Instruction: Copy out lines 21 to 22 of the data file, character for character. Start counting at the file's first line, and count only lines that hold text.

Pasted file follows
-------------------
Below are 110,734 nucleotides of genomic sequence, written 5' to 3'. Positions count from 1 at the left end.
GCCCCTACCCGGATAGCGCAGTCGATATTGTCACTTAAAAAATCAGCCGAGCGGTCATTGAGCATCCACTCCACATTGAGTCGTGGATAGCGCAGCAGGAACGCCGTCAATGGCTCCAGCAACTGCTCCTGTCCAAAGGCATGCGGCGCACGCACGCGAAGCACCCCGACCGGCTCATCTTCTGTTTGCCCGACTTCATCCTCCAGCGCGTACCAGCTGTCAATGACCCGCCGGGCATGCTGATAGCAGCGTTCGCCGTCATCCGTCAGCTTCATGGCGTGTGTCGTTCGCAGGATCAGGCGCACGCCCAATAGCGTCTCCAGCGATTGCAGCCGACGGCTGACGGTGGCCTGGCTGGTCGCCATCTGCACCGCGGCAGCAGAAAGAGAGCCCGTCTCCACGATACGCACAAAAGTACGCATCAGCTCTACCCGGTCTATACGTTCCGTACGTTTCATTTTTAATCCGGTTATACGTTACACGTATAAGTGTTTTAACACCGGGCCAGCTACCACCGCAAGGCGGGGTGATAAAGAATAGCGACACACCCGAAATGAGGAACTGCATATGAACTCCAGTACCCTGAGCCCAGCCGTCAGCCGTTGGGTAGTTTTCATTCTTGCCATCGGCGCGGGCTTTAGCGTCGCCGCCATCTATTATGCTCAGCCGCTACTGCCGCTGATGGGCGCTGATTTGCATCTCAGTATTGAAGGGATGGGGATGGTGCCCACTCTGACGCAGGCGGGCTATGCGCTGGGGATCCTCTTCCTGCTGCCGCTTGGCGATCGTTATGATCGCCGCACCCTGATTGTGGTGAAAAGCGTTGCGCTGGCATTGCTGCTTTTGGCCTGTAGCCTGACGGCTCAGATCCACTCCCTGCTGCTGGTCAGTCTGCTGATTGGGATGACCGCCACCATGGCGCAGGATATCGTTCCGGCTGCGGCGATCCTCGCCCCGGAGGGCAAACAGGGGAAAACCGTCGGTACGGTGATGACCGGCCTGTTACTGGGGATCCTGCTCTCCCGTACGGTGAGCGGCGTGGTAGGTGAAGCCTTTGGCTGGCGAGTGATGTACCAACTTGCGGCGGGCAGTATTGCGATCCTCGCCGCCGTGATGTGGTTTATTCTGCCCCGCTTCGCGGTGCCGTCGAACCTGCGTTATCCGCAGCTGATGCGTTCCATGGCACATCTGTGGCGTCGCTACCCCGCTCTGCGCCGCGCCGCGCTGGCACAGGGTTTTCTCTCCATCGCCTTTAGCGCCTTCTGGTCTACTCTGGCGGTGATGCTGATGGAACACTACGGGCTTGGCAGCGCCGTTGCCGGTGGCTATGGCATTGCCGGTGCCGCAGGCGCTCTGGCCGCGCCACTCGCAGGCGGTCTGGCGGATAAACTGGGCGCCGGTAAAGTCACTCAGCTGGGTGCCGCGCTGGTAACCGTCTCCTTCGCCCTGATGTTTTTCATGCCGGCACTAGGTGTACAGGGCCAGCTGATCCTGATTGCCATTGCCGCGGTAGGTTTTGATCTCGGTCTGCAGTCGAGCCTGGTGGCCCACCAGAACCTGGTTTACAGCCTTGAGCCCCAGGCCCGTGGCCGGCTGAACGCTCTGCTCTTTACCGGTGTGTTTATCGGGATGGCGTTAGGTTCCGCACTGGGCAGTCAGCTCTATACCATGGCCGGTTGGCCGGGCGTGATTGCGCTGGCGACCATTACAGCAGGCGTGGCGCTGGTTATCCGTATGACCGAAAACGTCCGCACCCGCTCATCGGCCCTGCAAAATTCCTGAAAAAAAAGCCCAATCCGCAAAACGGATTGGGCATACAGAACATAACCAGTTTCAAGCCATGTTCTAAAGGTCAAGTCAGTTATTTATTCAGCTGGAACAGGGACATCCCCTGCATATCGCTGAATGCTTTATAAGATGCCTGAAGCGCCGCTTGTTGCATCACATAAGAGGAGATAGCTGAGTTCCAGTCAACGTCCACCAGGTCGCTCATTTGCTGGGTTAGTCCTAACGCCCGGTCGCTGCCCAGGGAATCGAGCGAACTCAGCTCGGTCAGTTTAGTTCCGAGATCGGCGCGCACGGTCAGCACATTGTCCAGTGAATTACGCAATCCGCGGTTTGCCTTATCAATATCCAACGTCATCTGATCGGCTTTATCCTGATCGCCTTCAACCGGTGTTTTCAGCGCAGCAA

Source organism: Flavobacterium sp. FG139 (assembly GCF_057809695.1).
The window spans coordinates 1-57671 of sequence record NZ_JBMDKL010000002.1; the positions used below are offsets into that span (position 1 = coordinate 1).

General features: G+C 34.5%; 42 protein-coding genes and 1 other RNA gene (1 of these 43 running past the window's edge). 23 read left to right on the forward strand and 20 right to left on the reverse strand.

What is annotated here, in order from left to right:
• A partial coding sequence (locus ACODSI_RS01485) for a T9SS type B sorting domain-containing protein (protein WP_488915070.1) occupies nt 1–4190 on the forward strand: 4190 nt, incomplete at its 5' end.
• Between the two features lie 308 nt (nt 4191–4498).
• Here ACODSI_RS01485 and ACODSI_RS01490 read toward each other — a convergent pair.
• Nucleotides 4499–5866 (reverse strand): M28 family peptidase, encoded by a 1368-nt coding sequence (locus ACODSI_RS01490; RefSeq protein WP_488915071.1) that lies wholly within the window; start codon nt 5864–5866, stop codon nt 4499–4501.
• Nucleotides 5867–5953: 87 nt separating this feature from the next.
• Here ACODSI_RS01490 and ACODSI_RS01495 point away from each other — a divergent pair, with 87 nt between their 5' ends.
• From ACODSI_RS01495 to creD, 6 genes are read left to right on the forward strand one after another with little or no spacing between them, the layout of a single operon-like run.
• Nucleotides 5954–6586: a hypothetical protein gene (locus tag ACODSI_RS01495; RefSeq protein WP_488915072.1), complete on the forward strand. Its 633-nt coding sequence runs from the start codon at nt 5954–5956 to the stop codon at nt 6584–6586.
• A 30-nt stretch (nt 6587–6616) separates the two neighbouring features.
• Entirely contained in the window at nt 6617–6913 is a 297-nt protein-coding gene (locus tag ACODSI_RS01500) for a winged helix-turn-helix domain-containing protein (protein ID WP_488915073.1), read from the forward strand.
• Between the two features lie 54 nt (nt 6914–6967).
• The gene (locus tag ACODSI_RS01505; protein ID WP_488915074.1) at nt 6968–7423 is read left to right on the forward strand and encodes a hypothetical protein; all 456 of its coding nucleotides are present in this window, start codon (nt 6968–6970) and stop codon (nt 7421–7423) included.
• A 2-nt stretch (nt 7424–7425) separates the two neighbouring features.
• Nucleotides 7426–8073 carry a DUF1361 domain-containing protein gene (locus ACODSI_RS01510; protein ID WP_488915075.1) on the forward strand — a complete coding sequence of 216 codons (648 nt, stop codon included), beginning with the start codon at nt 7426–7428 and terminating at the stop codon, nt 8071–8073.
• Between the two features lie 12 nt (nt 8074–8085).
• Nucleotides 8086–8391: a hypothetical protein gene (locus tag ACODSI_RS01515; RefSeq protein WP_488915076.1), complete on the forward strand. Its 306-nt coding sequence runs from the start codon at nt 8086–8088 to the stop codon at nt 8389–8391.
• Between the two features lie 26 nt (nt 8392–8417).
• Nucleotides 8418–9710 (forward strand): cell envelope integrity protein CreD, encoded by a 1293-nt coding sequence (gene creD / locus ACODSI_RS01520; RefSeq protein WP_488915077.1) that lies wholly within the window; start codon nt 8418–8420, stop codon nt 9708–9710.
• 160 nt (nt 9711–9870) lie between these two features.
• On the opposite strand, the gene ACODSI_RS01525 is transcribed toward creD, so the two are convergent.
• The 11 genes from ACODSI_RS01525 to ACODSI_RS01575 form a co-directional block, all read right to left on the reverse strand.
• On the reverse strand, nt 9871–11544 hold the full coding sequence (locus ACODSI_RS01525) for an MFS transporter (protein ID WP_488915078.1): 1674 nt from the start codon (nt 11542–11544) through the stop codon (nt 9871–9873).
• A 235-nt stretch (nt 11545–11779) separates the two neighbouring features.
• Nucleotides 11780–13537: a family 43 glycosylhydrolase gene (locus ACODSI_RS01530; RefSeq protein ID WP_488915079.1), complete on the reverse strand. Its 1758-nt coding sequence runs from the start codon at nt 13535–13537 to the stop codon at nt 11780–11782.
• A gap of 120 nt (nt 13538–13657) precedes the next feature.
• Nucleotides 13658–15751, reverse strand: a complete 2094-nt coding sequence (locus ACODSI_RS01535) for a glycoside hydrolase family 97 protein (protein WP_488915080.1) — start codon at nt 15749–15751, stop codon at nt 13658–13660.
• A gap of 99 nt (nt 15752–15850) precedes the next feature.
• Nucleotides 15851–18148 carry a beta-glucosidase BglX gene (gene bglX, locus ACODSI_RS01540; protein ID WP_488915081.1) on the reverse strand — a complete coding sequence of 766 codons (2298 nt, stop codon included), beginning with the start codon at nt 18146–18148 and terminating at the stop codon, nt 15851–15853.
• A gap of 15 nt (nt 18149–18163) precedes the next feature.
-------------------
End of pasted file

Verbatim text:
• Between the two features lie 12 nt (nt 8074–8085).
• Nucleotides 8086–8391: a hypothetical protein gene (locus tag ACODSI_RS01515; RefSeq protein WP_488915076.1), complete on the forward strand. Its 306-nt coding sequence runs from the start codon at nt 8086–8088 to the stop codon at nt 8389–8391.